The age of communism is over now in today's free market China, even though the Communist Party still runs the country as a one party state. Now there's just one place which is still communist in a sea of capitalism. Michael visits this strange throwback in rural Henan, where they still sing, "The East is Red" before work, and where pictures of Mao, Stalin, and Lenin still adorn the town square!
The Show Must Go On!
S1 E5 - 3m 23s
Michael joins a traditional acting troupe on their bus to a tiny village near Yangzhou. They are going there to perform a traditional drama for a local woman's 90th birthday - in the icy outdoors! We watch the actors and musicians prepare the set, put on their makeup, and get into costume as the whole village turns out despite the freezing cold and snow –with Granny in the front row!
The Opium Trade in China
S1 E5 - 3m 16s
Michael Wood talks to Prof. Zheng Yangwen about the crippling social effects on China of the opium trade run by the British. "Where is your conscience?" the emperor asked Queen Victoria. In the late 1830's, the Chinese decided to do something about it and ordered the destruction of all the opium held in British workhouses. There would be tragic consequences for China in the First Opium War.
China's Last Empire: A Rich Age for Muslim Culture
S1 E5 - 2m 24s
In the Great Mosque in Xi'an, Michael Wood shows us inscriptions in Chinese, Arabic and Farsi, which reveal the multi-cultural world of China 300 years ago under the Qing Dynasty. In Kaifeng, he is welcomed into a women-only mosque with a female imam – a Chinese tradition that originated in the Qing dynasty. After the ceremony, it's time for laughter and 'selfies!'
Preview: The Age of Revolution (Episode 6)
S1 E6 - 30s
Survey the three great revolutions that gave birth to today’s China. Wood visits wild mountain villages; describes the fall of the empire; visits Jazz Age Shanghai; and stays in the last communist commune—before a celebration on Chinese New Year.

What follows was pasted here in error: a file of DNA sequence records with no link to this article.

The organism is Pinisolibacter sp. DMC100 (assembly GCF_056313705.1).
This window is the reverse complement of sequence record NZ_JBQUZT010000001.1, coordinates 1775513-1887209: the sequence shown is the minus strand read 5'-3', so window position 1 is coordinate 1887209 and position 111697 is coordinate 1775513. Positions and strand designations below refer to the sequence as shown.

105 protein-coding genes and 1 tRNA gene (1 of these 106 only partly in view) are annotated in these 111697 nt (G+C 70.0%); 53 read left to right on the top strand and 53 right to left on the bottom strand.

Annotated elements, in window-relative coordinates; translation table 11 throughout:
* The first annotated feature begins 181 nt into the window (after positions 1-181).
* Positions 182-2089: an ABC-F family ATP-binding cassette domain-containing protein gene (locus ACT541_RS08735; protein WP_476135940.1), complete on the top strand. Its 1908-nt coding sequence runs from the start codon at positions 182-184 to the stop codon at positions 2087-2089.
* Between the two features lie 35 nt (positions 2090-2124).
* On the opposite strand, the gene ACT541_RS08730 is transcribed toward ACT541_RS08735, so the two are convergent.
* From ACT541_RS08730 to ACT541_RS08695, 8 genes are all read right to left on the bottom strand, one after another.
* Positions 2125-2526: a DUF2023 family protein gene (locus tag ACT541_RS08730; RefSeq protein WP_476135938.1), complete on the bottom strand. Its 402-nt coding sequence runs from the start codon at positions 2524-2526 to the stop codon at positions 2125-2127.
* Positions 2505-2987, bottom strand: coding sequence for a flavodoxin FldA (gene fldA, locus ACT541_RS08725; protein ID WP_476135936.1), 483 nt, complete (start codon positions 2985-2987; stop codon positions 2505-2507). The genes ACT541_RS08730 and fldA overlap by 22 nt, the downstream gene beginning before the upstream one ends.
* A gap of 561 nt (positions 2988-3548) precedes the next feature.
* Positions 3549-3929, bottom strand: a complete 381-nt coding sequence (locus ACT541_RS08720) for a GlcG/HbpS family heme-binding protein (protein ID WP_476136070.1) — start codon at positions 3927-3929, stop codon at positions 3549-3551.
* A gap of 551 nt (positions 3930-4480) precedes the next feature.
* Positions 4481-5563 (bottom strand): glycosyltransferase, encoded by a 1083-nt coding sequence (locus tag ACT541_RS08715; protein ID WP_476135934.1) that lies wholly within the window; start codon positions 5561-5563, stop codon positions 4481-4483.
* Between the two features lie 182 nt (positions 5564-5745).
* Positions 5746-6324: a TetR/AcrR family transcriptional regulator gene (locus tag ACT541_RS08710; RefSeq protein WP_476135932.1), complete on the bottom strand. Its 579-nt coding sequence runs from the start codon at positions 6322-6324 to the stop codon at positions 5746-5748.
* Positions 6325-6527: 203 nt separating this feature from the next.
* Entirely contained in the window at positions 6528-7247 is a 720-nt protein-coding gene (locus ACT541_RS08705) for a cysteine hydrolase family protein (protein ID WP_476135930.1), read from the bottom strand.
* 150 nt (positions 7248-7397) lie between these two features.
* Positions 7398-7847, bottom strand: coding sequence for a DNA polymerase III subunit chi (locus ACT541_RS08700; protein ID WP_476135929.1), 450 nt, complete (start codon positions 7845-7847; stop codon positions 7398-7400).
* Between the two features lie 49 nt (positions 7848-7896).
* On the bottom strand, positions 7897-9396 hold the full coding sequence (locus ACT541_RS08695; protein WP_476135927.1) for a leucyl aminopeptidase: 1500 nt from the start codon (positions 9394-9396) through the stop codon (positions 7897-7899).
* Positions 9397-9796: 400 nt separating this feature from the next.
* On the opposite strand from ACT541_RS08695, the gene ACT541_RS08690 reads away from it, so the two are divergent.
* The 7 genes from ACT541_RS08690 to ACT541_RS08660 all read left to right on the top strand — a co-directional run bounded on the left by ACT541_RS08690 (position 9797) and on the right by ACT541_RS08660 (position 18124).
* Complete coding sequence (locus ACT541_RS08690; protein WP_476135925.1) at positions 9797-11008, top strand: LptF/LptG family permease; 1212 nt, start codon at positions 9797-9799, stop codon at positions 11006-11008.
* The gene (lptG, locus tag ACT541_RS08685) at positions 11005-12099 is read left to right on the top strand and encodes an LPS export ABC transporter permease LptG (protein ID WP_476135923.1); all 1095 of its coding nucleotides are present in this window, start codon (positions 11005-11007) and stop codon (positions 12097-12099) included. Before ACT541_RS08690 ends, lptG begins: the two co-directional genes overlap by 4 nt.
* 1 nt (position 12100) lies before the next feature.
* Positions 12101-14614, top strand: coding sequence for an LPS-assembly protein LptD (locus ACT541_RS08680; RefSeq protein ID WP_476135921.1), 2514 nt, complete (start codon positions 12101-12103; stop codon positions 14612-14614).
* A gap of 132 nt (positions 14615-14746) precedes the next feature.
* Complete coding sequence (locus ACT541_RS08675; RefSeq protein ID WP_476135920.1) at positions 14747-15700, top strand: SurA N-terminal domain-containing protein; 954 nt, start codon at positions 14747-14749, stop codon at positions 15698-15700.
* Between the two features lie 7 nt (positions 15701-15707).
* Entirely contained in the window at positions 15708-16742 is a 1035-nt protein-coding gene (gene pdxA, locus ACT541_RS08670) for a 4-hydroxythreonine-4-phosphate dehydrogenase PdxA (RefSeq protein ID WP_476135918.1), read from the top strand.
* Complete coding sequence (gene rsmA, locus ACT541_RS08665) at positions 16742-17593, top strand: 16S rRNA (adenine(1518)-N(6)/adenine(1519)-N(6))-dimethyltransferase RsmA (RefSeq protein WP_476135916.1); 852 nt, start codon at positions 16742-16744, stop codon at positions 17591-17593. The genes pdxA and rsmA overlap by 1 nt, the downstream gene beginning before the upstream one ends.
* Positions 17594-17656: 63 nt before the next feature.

Preview: The Last Empire (Episode 5)
S1 E5 - 30s
Discover the splendors of China’s last empire, the Qing. From China’s favorite novel to story-telling houses and all-female mosques, it’s an age full of surprises. Then came the fateful clash with the British in the First Opium War.
The Chinese Voyages of Exploration
S1 E4 - 2m 16s
We all know about Columbus, but what about the great Chinese ocean voyages that took place before his time? Michael Wood tells the story of the Chinese Admiral Zheng He and his voyages to the west. He asks too, why were they stopped? "Some say it would be like stopping moon exploration after Apollo 8," says Michael. "But the Chinese had a different view."
Power Politics in the Ming Dynasty
S1 E4 - 2m 24s
Harvard University's Dr. Lik Hang Tsui tells the tale of the third emperor of the Ming dynasty, the ruthless Yongle who kills his nephew to take power. In a purge of his enemies, a loyal minister speaks out and receives the cruelest punishment: Death by ten degrees.
Get a Taste of the Good Life under the Ming Dynasty
S1 E4 - 3m 29s
Michael Wood visits Suzhou, "the Venice of China." Five hundred years ago during the Ming dynasty Suzhou was the symbol of China’s "Embarrassment of Riches." Staying in the house of a Ming merchant family, Michael explores China's new world of private wealth and fashion, when porcelain, lacquer making and silk weaving reached new heights to meet consumer demand.
Preview: The Ming (Episode 4)
S1 E4 - 30s
Hear the story of China’s most famous dynasty. Michael Wood visits the Great Wall and the Forbidden City; sails the South China Sea on a junk; visits a fabulous Chinese garden; and travels to Macao with the first Jesuit missionary to China.